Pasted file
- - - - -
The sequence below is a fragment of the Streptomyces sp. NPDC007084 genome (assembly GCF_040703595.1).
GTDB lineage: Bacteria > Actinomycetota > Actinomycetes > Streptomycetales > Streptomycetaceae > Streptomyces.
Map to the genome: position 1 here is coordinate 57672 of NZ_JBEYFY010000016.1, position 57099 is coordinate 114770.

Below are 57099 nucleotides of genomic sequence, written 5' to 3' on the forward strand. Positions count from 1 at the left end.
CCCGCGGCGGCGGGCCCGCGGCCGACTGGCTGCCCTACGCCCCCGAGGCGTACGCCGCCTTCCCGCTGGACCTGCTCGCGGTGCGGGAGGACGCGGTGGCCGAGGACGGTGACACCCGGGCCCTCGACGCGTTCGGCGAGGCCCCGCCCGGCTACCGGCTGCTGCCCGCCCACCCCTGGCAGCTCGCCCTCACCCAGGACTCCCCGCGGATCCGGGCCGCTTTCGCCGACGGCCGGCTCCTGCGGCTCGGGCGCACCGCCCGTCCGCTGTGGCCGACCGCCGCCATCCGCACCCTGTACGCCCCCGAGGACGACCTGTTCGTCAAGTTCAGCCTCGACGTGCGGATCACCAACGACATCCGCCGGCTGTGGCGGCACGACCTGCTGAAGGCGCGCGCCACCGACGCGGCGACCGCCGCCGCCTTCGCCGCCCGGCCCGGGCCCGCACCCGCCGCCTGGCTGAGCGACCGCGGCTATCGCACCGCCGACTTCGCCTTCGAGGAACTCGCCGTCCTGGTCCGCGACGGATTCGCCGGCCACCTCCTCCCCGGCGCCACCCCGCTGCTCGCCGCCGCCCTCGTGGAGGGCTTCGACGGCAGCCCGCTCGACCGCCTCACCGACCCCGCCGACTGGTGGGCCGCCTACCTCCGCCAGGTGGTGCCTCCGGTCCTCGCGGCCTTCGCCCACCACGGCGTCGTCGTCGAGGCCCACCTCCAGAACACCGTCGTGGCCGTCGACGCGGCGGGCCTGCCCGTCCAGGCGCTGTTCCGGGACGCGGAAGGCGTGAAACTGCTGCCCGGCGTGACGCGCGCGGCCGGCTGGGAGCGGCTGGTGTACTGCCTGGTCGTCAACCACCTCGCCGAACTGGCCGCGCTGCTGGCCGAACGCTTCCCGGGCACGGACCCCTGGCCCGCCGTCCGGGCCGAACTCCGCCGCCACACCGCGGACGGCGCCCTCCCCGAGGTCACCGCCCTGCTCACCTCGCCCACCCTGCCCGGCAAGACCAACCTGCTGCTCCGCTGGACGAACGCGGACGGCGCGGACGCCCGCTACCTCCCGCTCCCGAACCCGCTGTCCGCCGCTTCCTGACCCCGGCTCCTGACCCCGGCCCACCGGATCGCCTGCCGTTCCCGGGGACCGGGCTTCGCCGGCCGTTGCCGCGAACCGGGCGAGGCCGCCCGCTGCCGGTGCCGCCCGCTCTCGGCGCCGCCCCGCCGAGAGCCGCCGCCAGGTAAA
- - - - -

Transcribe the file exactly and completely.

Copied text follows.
The sequence below is a fragment of the Streptomyces sp. NPDC007084 genome (assembly GCF_040703595.1).
GTDB lineage: Bacteria > Actinomycetota > Actinomycetes > Streptomycetales > Streptomycetaceae > Streptomyces.
Map to the genome: position 1 here is coordinate 57672 of NZ_JBEYFY010000016.1, position 57099 is coordinate 114770.

Below are 57099 nucleotides of genomic sequence, written 5' to 3' on the forward strand. Positions count from 1 at the left end.
CCCGCGGCGGCGGGCCCGCGGCCGACTGGCTGCCCTACGCCCCCGAGGCGTACGCCGCCTTCCCGCTGGACCTGCTCGCGGTGCGGGAGGACGCGGTGGCCGAGGACGGTGACACCCGGGCCCTCGACGCGTTCGGCGAGGCCCCGCCCGGCTACCGGCTGCTGCCCGCCCACCCCTGGCAGCTCGCCCTCACCCAGGACTCCCCGCGGATCCGGGCCGCTTTCGCCGACGGCCGGCTCCTGCGGCTCGGGCGCACCGCCCGTCCGCTGTGGCCGACCGCCGCCATCCGCACCCTGTACGCCCCCGAGGACGACCTGTTCGTCAAGTTCAGCCTCGACGTGCGGATCACCAACGACATCCGCCGGCTGTGGCGGCACGACCTGCTGAAGGCGCGCGCCACCGACGCGGCGACCGCCGCCGCCTTCGCCGCCCGGCCCGGGCCCGCACCCGCCGCCTGGCTGAGCGACCGCGGCTATCGCACCGCCGACTTCGCCTTCGAGGAACTCGCCGTCCTGGTCCGCGACGGATTCGCCGGCCACCTCCTCCCCGGCGCCACCCCGCTGCTCGCCGCCGCCCTCGTGGAGGGCTTCGACGGCAGCCCGCTCGACCGCCTCACCGACCCCGCCGACTGGTGGGCCGCCTACCTCCGCCAGGTGGTGCCTCCGGTCCTCGCGGCCTTCGCCCACCACGGCGTCGTCGTCGAGGCCCACCTCCAGAACACCGTCGTGGCCGTCGACGCGGCGGGCCTGCCCGTCCAGGCGCTGTTCCGGGACGCGGAAGGCGTGAAACTGCTGCCCGGCGTGACGCGCGCGGCCGGCTGGGAGCGGCTGGTGTACTGCCTGGTCGTCAACCACCTCGCCGAACTGGCCGCGCTGCTGGCCGAACGCTTCCCGGGCACGGACCCCTGGCCCGCCGTCCGGGCCGAACTCCGCCGCCACACCGCGGACGGCGCCCTCCCCGAGGTCACCGCCCTGCTCACCTCGCCCACCCTGCCCGGCAAGACCAACCTGCTGCTCCGCTGGACGAACGCGGACGGCGCGGACGCCCGCTACCTCCCGCTCCCGAACCCGCTGTCCGCCGCTTCCTGACCCCGGCTCCTGACCCCGGCCCACCGGATCGCCTGCCGTTCCCGGGGACCGGGCTTCGCCGGCCGTTGCCGCGAACCGGGCGAGGCCGCCCGCTGCCGGTGCCGCCCGCTCTCGGCGCCGCCCCGCCGAGAGCCGCCGCCAGGTAAA